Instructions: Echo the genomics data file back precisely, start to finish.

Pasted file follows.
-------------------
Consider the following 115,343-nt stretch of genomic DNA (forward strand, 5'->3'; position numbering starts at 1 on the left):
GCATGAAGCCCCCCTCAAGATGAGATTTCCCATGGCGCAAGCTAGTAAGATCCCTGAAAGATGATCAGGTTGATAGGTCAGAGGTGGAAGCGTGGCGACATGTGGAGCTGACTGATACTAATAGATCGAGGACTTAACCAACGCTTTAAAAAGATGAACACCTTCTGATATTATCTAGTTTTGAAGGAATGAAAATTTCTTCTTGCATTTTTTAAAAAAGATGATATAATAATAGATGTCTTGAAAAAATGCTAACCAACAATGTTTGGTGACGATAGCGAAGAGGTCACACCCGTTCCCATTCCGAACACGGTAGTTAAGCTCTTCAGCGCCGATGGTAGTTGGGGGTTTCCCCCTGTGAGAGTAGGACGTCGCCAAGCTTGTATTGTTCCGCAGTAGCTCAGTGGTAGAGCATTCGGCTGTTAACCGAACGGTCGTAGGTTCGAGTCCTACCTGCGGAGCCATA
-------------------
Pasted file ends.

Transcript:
Consider the following 115,343-nt stretch of genomic DNA (forward strand, 5'->3'; position numbering starts at 1 on the left):
GCATGAAGCCCCCCTCAAGATGAGATTTCCCATGGCGCAAGCTAGTAAGATCCCTGAAAGATGATCAGGTTGATAGGTCAGAGGTGGAAGCGTGGCGACATGTGGAGCTGACTGATACTAATAGATCGAGGACTTAACCAACGCTTTAAAAAGATGAACACCTTCTGATATTATCTAGTTTTGAAGGAATGAAAATTTCTTCTTGCATTTTTTAAAAAAGATGATATAATAATAGATGTCTTGAAAAAATGCTAACCAACAATGTTTGGTGACGATAGCGAAGAGGTCACACCCGTTCCCATTCCGAACACGGTAGTTAAGCTCTTCAGCGCCGATGGTAGTTGGGGGTTTCCCCCTGTGAGAGTAGGACGTCGCCAAGCTTGTATTGTTCCGCAGTAGCTCAGTGGTAGAGCATTCGGCTGTTAACCGAACGGTCGTAGGTTCGAGTCCTACCTGCGGAGCCATA